We wrote last week about British politician Kevin Brennan’s presentation of a private member’s bill in the houses of parliament that will focus on music streaming and artists. We noted that because of the way the British legislation system works, the actual bill will not be published until later this year. Now Brennan has written a guest article for the Independent offering a few more details.
“The law on copyright states that if you performed on a record that is played on the radio you are entitled to a payment. That same right does not apply in the UK if your recording is listened to on a streaming service like Spotify,” wrote Brennan. “My bill would bring the law up to date by creating a new right for musicians to an additional share of the revenue from streaming. This is particularly timely because the stated aim of streaming companies, like Spotify, is to replace radio as the way that people mostly listen to music.”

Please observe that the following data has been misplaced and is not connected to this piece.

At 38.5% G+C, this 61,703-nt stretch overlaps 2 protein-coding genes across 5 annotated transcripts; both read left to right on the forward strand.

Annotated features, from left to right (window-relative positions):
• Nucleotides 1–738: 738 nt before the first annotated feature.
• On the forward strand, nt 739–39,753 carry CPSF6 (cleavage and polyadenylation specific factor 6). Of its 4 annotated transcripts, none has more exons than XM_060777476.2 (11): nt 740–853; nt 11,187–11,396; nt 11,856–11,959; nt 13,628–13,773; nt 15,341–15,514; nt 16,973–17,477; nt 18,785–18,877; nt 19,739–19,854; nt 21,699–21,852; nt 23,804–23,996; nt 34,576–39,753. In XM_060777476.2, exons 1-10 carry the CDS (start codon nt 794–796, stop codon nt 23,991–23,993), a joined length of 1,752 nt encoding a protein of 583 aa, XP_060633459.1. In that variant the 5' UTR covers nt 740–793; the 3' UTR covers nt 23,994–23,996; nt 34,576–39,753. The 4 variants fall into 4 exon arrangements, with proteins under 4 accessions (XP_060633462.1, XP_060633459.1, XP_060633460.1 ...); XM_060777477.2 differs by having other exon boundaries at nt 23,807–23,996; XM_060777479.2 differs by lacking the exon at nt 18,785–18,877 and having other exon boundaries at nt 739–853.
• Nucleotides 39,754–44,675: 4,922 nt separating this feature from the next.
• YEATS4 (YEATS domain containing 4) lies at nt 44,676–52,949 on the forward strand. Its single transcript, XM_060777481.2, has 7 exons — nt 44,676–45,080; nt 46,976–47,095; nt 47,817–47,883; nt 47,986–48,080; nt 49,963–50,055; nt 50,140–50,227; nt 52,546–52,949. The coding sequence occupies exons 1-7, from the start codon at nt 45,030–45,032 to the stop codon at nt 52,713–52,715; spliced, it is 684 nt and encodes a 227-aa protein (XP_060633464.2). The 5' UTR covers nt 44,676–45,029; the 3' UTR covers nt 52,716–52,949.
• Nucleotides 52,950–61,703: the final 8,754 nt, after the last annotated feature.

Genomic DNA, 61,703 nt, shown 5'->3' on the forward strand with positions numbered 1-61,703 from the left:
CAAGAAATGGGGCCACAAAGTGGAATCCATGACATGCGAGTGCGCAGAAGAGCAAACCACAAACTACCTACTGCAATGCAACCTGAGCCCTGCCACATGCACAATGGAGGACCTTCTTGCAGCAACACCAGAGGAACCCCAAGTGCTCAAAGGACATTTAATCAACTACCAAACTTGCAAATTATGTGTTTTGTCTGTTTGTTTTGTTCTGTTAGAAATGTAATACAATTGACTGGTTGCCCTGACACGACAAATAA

The British music industry will now be preparing for a big lobbying battle around applying equitable remuneration (ER) to streaming, although this is not a big surprise given the issue’s prominence in the hearings of the UK’s music streaming economics inquiry. Brennan is one of the MPs on the committee holding that inquiry, which is now preparing its report with recommendations.
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